As I continue to research and progress on my own book, For All His Benefits, I am presently reading a most excellent work by Christopher Boyd Brown: Singing the Gospel: Lutheran Hymns and the Success of the Reformation (Harvard, 2005). It is a fine piece of scholarship, pleasantly written, clear and concise, and not terribly long (172 pages, plus several appendices). It addresses the role and significance of Lutheran hymnody for the success of the Reformation in conveying evangelical doctrine and confession with real staying power among the laity.
Brown deals concretely with his topic by focusing on the Bohemian mining town of Joachimsthal, a notable center of Lutheranism concerning which I have heretofore had regrettably little knowledge or awareness. This town's rich musical life and contributions derived in no small part from the long-time service of Cantor Nicholas Herman, a very fine hymnwriter in his own right. He is responsible for such important Lutheran hymns as "Let All Together Praise Our God" (LSB 389) and "'As Surely as I Live,' God Said" (LSB 614). He wrote many other hymns, as well, especially for the children's choirs of Joachimsthal.
Anyone interested in the history and theology of the Lutheran Reformation ought to include this book in his reading list, and all the more so those with a passion for the hymnody of the Church. I'm a little over halfway through the book at this point, and have found it to be engaging from the start, a truly delightful read, eminently fascinating, and enlightening.
It so happens that, in my reading this evening, I came across a few paragraphs on the way in which the Lutheran hymnody of Joachimsthal dealt with the perennial doubts of Christians living in this sinful world under the cross. These remarks come at the conclusion of a section on "Law and Gospel in the Hymns," within a chapter entitled, "Lutheran Music in the Church." I was struck by how very pertinent this passage is in addressing a difficult issue for any Christian:
"Though the Joachimsthal hymns encourage works of love in service of the neighbor as the testimony of a living faith, they also acknowledge that neither the faith nor the works of the Christian are perfect in this life. They contain numerous petitions for strengthening of faith, while frankly acknowledging the presence of doubt and moral failings in the Christian's life:
'Alas, dear God, how weak my faith!
How bold and impudent my flesh!
It will not keep the Spirit's path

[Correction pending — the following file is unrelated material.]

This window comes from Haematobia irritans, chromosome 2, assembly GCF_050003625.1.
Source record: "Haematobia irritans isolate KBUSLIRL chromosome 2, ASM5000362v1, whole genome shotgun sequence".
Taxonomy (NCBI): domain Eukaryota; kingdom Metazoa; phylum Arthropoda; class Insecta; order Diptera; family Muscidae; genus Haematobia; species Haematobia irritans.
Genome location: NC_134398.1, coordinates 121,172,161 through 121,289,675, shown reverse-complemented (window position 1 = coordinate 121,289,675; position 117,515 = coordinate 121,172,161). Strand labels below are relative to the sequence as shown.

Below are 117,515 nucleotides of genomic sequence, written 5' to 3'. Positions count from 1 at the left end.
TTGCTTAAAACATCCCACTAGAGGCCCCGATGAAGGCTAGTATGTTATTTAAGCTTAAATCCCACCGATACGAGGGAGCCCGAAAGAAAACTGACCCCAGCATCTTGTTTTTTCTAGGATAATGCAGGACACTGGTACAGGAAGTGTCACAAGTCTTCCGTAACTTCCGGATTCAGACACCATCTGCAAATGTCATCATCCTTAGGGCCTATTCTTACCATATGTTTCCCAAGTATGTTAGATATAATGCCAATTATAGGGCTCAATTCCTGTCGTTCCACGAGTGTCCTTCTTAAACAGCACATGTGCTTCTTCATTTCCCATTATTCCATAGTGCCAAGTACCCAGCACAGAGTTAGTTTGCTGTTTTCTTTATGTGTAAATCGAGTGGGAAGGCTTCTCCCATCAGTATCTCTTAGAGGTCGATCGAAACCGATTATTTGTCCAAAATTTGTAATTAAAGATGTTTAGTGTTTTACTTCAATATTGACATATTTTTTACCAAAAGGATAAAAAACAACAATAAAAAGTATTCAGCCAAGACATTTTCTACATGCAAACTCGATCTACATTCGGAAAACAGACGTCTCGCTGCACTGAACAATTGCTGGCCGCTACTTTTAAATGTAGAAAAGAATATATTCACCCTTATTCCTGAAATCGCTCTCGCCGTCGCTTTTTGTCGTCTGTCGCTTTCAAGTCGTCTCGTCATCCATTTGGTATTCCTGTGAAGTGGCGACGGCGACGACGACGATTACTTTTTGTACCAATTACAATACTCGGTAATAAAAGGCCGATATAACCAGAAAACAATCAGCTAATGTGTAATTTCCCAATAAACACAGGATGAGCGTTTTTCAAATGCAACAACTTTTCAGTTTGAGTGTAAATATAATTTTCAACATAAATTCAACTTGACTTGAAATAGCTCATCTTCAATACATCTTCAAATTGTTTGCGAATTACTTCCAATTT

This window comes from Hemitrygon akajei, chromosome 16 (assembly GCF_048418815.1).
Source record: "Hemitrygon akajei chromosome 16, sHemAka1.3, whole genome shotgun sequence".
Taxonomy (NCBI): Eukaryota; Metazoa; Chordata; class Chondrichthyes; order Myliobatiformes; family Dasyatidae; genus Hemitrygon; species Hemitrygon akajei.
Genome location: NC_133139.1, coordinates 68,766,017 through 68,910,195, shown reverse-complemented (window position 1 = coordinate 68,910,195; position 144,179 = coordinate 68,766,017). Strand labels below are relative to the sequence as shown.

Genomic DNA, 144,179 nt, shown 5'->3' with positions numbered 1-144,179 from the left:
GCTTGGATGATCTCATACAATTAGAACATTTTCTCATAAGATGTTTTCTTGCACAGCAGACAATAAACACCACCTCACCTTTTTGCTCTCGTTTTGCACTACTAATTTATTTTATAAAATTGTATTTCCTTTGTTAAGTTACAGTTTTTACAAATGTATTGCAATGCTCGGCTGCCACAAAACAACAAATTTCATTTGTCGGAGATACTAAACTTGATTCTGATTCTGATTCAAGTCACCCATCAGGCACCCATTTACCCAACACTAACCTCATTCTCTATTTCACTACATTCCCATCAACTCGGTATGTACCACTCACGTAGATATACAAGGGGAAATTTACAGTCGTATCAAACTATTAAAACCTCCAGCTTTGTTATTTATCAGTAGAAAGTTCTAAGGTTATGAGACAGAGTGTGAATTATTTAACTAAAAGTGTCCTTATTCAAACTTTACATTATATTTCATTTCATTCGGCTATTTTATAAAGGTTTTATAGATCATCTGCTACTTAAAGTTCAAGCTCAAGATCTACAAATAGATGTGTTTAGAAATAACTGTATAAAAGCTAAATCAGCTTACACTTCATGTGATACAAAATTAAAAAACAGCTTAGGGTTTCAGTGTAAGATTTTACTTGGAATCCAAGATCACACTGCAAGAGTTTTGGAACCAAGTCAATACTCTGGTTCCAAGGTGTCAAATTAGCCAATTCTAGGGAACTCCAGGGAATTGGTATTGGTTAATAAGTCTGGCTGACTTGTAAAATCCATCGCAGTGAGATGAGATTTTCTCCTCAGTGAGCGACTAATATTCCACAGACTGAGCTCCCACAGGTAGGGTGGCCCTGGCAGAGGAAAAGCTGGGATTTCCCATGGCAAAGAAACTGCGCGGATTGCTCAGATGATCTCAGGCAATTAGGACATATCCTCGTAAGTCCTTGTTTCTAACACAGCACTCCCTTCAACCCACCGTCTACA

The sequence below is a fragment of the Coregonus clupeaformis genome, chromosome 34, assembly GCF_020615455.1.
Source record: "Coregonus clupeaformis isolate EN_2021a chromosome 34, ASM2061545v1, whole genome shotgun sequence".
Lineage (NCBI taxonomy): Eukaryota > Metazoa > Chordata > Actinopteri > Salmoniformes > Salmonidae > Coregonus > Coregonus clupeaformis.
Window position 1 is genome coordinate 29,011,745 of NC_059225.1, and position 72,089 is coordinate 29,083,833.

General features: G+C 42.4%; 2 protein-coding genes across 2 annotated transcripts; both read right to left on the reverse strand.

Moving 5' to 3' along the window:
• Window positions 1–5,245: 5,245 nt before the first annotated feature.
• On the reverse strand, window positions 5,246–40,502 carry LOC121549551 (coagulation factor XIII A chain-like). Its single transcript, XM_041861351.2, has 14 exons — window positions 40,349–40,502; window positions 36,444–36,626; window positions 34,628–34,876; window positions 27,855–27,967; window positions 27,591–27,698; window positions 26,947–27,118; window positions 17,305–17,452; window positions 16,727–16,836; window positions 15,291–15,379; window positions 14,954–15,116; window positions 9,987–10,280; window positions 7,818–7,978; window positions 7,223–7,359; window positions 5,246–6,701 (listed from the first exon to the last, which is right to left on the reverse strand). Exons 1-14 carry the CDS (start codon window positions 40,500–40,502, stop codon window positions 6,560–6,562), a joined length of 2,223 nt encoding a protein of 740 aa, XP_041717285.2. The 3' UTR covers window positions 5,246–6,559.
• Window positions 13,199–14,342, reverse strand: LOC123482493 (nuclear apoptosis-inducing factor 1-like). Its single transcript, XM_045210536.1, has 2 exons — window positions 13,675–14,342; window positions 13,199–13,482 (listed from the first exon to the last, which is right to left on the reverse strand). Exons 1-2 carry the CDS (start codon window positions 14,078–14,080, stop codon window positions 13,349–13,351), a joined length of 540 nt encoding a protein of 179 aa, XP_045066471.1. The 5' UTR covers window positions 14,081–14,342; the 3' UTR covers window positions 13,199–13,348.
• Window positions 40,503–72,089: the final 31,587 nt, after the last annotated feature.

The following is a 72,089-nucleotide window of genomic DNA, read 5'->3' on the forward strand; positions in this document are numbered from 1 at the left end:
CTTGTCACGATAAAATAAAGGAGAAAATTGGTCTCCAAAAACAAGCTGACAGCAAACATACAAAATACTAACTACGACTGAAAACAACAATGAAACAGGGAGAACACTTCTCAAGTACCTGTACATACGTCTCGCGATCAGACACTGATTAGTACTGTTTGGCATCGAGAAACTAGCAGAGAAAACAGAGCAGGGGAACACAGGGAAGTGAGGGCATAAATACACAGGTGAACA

But rushes headlong toward death.
'How often doubts dismay my heart;
The Law therein works many a smart:
Commands and orders without cease—
First this, then that—and gives no peace.
'My native powers are far too weak
To do the good I ought to seek.
In deep corruption I was born;
To wickedness my heart is prone. . . .
'My sins I now confess to thee;
Dear Father, do not punish me:
There stands before thy judge's face
Jesus my Savior, in my place.'
"By presenting such spiritual difficulties along with their remedy in God's promises of mercy, [Nicholas] Herman sought to fortify his audience against despair. To be sure, the hymns did not encourage doubt and sin. But by teaching that moral failings and doubts were an expected part of Christian experience, to be overcome with God's forgiveness and help and providing models for dealing with these failings, they prevented young Lutherans from imagining that sin and doubt were unforgivable, unmentionable faults, directing them always to the free mercy of Christ. The essential feature of the hymns, like that of the Lutheran teaching they were intended to convey, was 'comfort' [Troest]" (Singing the Gospel, 98).
Appropriately, this passage is immediately followed by a section on "Confession and Absolution," and the way that it was taught and confessed in the hymns (as well as practiced in the towns). For this means of grace is a most effective weapon against doubt and despair, providing as it does the occasion and opportunity to avail oneself of the Gospel in a quite personal and tangible way. In that light, it is noteworthy that one of the two Herman hymns included in the Lutheran Service Book is the aforementioned "'As Surely as I Live,' God Said" (LSB 614).
I am delighted that the author of this excellent book, Christopher Boyd Brown, is one of the featured speakers at this year's Good Shepherd Institute in Fort Wayne (4-6 November), "Celebrating the Life and Hymns of Paul Gerhardt and Martin Franzmann." Brown's paper (to be given on Monday the 5th at 8:45 a.m.) will be on "Paul Gerhardt in Context: The Second Reformation and the Thirty Years' War." Needless to say, I am anxiously awaiting to hear what this fine scholar has to say, in person, concerning a hymnwriter most near and dear to my heart.